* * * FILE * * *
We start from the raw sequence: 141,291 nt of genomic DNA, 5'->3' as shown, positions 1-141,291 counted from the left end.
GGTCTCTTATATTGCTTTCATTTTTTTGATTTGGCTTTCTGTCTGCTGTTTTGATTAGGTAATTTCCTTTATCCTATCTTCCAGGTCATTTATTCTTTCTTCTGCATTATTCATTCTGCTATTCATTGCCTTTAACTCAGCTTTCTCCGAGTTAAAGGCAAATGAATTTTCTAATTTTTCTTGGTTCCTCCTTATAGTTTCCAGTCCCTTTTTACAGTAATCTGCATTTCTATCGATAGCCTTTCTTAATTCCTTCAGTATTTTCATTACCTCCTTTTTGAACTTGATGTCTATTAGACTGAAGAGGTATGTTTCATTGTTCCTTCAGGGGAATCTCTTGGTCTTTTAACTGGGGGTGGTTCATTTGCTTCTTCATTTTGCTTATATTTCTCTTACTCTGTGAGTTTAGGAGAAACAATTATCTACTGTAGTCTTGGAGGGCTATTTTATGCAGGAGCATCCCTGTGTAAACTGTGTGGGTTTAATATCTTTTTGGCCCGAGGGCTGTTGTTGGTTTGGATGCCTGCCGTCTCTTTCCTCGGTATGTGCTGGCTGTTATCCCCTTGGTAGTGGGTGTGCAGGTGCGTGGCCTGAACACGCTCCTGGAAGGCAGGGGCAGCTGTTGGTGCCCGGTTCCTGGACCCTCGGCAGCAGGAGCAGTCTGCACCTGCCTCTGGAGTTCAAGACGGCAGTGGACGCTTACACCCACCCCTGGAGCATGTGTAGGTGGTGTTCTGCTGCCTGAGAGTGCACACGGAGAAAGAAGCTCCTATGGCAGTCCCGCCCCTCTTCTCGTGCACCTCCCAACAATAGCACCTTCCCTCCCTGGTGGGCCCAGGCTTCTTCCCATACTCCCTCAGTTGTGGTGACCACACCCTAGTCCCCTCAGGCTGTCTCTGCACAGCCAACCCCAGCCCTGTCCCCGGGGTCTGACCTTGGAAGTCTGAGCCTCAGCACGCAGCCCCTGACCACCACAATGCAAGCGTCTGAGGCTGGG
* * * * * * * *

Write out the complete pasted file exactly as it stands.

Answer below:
We start from the raw sequence: 141,291 nt of genomic DNA, 5'->3' as shown, positions 1-141,291 counted from the left end.
GGTCTCTTATATTGCTTTCATTTTTTTGATTTGGCTTTCTGTCTGCTGTTTTGATTAGGTAATTTCCTTTATCCTATCTTCCAGGTCATTTATTCTTTCTTCTGCATTATTCATTCTGCTATTCATTGCCTTTAACTCAGCTTTCTCCGAGTTAAAGGCAAATGAATTTTCTAATTTTTCTTGGTTCCTCCTTATAGTTTCCAGTCCCTTTTTACAGTAATCTGCATTTCTATCGATAGCCTTTCTTAATTCCTTCAGTATTTTCATTACCTCCTTTTTGAACTTGATGTCTATTAGACTGAAGAGGTATGTTTCATTGTTCCTTCAGGGGAATCTCTTGGTCTTTTAACTGGGGGTGGTTCATTTGCTTCTTCATTTTGCTTATATTTCTCTTACTCTGTGAGTTTAGGAGAAACAATTATCTACTGTAGTCTTGGAGGGCTATTTTATGCAGGAGCATCCCTGTGTAAACTGTGTGGGTTTAATATCTTTTTGGCCCGAGGGCTGTTGTTGGTTTGGATGCCTGCCGTCTCTTTCCTCGGTATGTGCTGGCTGTTATCCCCTTGGTAGTGGGTGTGCAGGTGCGTGGCCTGAACACGCTCCTGGAAGGCAGGGGCAGCTGTTGGTGCCCGGTTCCTGGACCCTCGGCAGCAGGAGCAGTCTGCACCTGCCTCTGGAGTTCAAGACGGCAGTGGACGCTTACACCCACCCCTGGAGCATGTGTAGGTGGTGTTCTGCTGCCTGAGAGTGCACACGGAGAAAGAAGCTCCTATGGCAGTCCCGCCCCTCTTCTCGTGCACCTCCCAACAATAGCACCTTCCCTCCCTGGTGGGCCCAGGCTTCTTCCCATACTCCCTCAGTTGTGGTGACCACACCCTAGTCCCCTCAGGCTGTCTCTGCACAGCCAACCCCAGCCCTGTCCCCGGGGTCTGACCTTGGAAGTCTGAGCCTCAGCACGCAGCCCCTGACCACCACAATGCAAGCGTCTGAGGCTGGG